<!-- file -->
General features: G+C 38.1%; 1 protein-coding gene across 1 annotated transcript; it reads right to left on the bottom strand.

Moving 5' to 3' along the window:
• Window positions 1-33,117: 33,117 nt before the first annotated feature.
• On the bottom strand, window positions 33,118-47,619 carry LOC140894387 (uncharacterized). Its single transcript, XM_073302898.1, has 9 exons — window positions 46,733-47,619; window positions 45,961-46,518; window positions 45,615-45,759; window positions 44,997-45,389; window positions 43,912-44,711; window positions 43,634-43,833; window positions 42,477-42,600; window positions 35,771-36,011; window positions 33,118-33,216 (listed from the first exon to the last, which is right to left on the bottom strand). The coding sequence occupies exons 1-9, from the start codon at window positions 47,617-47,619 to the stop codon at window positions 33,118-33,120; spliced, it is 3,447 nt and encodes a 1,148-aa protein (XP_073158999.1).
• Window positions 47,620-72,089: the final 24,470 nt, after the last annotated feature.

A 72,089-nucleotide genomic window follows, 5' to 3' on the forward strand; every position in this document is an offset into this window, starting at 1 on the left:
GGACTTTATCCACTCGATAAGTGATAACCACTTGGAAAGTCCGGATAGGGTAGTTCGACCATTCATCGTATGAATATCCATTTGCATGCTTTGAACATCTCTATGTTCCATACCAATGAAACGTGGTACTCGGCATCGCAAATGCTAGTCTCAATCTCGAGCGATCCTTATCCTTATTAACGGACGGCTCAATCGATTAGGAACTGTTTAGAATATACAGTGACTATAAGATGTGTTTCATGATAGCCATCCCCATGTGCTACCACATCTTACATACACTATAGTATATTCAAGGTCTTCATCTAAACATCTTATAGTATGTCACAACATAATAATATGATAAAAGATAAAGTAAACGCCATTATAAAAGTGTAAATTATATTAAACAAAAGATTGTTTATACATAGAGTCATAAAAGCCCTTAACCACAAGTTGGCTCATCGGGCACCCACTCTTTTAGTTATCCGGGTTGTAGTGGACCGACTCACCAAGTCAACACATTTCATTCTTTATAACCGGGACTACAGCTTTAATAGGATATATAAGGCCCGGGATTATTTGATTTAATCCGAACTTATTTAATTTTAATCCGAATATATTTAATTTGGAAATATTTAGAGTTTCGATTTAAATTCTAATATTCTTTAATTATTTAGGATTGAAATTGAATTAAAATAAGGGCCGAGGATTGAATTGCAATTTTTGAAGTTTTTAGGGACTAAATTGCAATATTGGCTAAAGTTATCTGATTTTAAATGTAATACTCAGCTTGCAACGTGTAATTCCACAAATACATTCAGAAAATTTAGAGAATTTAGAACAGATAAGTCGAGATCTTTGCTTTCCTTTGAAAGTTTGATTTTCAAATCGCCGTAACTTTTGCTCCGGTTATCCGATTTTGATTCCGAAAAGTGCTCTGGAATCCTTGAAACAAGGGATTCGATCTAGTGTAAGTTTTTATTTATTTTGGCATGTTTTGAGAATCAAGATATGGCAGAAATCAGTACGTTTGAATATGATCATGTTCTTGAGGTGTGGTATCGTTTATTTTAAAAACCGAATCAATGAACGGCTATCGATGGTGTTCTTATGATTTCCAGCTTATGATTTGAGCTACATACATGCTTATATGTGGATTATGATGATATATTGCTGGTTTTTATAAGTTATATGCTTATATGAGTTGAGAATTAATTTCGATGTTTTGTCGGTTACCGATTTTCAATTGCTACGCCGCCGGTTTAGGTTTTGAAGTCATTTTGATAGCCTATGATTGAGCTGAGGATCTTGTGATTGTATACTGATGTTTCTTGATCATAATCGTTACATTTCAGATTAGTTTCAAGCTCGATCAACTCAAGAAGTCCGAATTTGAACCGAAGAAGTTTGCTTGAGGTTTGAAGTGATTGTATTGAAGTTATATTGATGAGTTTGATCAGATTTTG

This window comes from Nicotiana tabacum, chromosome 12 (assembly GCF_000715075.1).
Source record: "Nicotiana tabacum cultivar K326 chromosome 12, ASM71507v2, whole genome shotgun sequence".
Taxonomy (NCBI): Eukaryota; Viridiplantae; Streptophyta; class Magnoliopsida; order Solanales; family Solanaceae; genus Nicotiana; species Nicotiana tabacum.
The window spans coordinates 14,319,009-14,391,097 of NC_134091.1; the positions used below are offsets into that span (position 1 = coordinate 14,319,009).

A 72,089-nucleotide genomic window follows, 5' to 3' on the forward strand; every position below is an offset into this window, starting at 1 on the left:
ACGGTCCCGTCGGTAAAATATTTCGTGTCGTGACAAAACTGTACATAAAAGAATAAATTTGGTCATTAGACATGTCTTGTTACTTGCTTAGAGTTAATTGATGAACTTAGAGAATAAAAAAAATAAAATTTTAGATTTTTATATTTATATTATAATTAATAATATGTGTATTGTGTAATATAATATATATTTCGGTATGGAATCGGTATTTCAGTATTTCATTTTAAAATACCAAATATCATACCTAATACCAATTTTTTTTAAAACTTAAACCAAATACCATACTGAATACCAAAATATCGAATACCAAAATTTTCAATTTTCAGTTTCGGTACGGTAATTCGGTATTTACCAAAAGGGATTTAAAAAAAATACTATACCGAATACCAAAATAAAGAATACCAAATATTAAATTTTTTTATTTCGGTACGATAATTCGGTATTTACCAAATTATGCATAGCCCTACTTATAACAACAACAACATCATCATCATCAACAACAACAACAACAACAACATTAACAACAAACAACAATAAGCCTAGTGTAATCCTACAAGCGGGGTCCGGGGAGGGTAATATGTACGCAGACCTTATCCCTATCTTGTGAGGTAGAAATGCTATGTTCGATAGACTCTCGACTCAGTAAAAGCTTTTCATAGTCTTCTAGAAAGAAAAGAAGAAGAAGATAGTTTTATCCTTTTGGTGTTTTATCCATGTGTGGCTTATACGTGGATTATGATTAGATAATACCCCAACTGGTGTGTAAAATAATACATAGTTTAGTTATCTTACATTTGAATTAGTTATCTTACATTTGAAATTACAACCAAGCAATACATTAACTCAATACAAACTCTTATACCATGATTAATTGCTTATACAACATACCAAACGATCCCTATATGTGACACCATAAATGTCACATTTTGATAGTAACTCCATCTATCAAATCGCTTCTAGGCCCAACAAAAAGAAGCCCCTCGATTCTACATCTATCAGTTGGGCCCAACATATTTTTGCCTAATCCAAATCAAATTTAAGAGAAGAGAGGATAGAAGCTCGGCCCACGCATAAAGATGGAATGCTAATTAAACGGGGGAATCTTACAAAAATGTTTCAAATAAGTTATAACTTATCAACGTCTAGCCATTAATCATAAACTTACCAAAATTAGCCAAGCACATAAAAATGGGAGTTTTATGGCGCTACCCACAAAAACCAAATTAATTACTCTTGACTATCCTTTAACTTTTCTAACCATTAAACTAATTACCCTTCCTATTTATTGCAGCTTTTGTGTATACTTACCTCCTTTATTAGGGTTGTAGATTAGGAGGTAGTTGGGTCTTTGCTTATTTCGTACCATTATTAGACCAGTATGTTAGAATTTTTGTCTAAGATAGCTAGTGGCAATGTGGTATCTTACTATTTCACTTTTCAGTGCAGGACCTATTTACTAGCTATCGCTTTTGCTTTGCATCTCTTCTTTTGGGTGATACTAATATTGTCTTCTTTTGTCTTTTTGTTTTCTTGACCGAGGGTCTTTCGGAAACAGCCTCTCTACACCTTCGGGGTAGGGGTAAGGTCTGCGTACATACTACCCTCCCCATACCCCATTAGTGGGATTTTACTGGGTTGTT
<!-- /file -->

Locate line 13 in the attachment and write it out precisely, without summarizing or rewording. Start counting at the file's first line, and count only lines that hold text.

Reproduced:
ACGGTCCCGTCGGTAAAATATTTCGTGTCGTGACAAAACTGTACATAAAAGAATAAATTTGGTCATTAGACATGTCTTGTTACTTGCTTAGAGTTAATTGATGAACTTAGAGAATAAAAAAAATAAAATTTTAGATTTTTATATTTATATTATAATTAATAATATGTGTATTGTGTAATATAATATATATTTCGGTATGGAATCGGTATTTCAGTATTTCATTTTAAAATACCAAATATCATACCTAATACCAATTTTTTTTAAAACTTAAACCAAATACCATACTGAATACCAAAATATCGAATACCAAAATTTTCAATTTTCAGTTTCGGTACGGTAATTCGGTATTTACCAAAAGGGATTTAAAAAAAATACTATACCGAATACCAAAATAAAGAATACCAAATATTAAATTTTTTTATTTCGGTACGATAATTCGGTATTTACCAAATTATGCATAGCCCTACTTATAACAACAACAACATCATCATCATCAACAACAACAACAACAACAACATTAACAACAAACAACAATAAGCCTAGTGTAATCCTACAAGCGGGGTCCGGGGAGGGTAATATGTACGCAGACCTTATCCCTATCTTGTGAGGTAGAAATGCTATGTTCGATAGACTCTCGACTCAGTAAAAGCTTTTCATAGTCTTCTAGAAAGAAAAGAAGAAGAAGATAGTTTTATCCTTTTGGTGTTTTATCCATGTGTGGCTTATACGTGGATTATGATTAGATAATACCCCAACTGGTGTGTAAAATAATACATAGTTTAGTTATCTTACATTTGAATTAGTTATCTTACATTTGAAATTACAACCAAGCAATACATTAACTCAATACAAACTCTTATACCATGATTAATTGCTTATACAACATACCAAACGATCCCTATATGTGACACCATAAATGTCACATTTTGATAGTAACTCCATCTATCAAATCGCTTCTAGGCCCAACAAAAAGAAGCCCCTCGATTCTACATCTATCAGTTGGGCCCAACATATTTTTGCCTAATCCAAATCAAATTTAAGAGAAGAGAGGATAGAAGCTCGGCCCACGCATAAAGATGGAATGCTAATTAAACGGGGGAATCTTACAAAAATGTTTCAAATAAGTTATAACTTATCAACGTCTAGCCATTAATCATAAACTTACCAAAATTAGCCAAGCACATAAAAATGGGAGTTTTATGGCGCTACCCACAAAAACCAAATTAATTACTCTTGACTATCCTTTAACTTTTCTAACCATTAAACTAATTACCCTTCCTATTTATTGCAGCTTTTGTGTATACTTACCTCCTTTATTAGGGTTGTAGATTAGGAGGTAGTTGGGTCTTTGCTTATTTCGTACCATTATTAGACCAGTATGTTAGAATTTTTGTCTAAGATAGCTAGTGGCAATGTGGTATCTTACTATTTCACTTTTCAGTGCAGGACCTATTTACTAGCTATCGCTTTTGCTTTGCATCTCTTCTTTTGGGTGATACTAATATTGTCTTCTTTTGTCTTTTTGTTTTCTTGACCGAGGGTCTTTCGGAAACAGCCTCTCTACACCTTCGGGGTAGGGGTAAGGTCTGCGTACATACTACCCTCCCCATACCCCATTAGTGGGATTTTACTGGGTTGTT